Queer Film Theory and Criticism

Course Type: Lecture
Study Focus: SEGVMC
Term: Fall

Teacher: KANNO Yūka

Course Code: JK42001

In this seminar, students will be introduced to major debates in queer film theory and criticism while exploring critical concepts in fields such as feminist and queer aesthetics and politics, realism, autobiography, cinematic modernism, and New Queer Cinema.

We will engage several key genres and modes (documentary,
avant-garde, experimental and narrative films) in order to focus on the very central questions that have informed and shaped queer approaches to film texts. This seminar aims to examine the different ways in which queer as well as feminist theoretical and critical discourses address the intersections of gender, sexuality, and race through concrete analysis of these films. The course consists of film screenings, lectures,
and discussions based on the assigned readings.

Course Information

Module: Research and Advanced Studies
CATS Requirements: MA 1st year or above.

Day/Period: Fri/4-5 from Oct to Dec
Location: Sem. 7
Credits: 2

Course Goals

Through this seminar, students will be able to:
・Understand the developments of feminist and queer film theory and criticism while learning key concepts and debates.
・Develop the skills to analyze the film forms, aesthetics, and thematic concerns and the ways in which the issues of gender, sexuality, and race/ethnicity are expressed through them.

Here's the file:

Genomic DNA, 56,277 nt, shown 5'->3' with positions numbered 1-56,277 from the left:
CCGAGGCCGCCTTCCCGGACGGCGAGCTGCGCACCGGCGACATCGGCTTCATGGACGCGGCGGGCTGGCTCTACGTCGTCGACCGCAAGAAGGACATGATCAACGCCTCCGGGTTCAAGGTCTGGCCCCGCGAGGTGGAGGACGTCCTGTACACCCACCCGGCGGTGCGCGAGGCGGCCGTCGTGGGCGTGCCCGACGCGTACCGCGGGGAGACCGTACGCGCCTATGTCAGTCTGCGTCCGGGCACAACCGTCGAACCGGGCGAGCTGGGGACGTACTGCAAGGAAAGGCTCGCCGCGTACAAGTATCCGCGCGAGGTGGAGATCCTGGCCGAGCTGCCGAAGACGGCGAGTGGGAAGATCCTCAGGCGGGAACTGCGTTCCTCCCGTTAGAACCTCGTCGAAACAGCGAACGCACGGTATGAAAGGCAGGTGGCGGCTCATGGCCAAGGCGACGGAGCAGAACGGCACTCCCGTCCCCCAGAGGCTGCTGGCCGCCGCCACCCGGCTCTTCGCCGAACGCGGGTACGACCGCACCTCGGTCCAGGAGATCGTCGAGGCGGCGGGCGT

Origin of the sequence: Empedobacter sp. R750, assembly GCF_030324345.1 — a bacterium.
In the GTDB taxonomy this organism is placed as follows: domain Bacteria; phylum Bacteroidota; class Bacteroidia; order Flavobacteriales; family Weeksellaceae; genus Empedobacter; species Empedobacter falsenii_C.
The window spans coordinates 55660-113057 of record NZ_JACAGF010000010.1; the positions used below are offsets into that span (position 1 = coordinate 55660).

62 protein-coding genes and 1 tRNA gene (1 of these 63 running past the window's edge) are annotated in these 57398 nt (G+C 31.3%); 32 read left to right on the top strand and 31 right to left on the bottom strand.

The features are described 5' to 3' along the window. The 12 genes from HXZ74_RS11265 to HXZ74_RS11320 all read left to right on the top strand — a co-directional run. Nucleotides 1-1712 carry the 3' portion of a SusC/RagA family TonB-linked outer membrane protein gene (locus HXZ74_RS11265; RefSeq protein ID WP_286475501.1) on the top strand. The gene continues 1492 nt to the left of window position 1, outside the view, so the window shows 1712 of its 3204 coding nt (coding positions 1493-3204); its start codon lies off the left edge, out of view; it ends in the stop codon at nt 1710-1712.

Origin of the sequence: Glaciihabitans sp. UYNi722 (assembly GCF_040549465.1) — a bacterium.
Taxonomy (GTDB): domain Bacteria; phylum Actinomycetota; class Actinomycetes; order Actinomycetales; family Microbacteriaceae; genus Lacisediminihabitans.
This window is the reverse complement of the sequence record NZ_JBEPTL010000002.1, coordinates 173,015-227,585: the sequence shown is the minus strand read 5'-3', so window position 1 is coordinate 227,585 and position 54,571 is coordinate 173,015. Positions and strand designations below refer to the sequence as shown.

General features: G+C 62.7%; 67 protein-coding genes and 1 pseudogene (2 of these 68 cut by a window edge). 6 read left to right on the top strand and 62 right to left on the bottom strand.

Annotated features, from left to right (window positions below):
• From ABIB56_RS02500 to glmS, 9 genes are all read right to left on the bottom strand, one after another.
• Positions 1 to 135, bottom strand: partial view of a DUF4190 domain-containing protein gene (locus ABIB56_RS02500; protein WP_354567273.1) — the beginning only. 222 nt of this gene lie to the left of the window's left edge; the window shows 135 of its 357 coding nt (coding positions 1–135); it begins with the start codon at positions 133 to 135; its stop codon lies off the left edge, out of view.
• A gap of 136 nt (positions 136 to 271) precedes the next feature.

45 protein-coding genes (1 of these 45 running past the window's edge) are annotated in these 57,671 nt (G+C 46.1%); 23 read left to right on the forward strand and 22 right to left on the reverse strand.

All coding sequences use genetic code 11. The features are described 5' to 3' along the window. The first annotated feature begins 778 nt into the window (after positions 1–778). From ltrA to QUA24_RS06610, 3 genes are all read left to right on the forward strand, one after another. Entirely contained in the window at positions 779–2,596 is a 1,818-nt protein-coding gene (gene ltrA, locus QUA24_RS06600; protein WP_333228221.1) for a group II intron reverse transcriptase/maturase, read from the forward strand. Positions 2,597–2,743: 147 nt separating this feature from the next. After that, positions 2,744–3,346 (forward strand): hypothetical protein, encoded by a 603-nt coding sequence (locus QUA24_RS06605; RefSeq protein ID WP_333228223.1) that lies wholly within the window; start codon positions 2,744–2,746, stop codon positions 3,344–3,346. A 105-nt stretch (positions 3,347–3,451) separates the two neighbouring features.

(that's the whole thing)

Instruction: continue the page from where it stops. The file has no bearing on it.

・Construct compelling arguments on the social and political implications of film texts.
・Situate the visual and cultural texts amid wider social and historical contexts.
・Cultivate the analytical abilities to apply feminist and queer critical perspectives to contemporary visual culture.

Course Schedule and Evaluation

For a detailed course schedule, please visit KULASIS.

Regular attendance and active participation (20 %)
Please come to class ready to actively participate, having completed all readings and assignments in advance.
Discussion Facilitation (10%)
Each student will facilitate and lead seminar discussion, either alone or with another student, depending on the seminar size. Please include a summary and the main arguments from the assigned readings as well as biographical information of the author. Formulate some questions from the readings (and screenings) to generate discussion.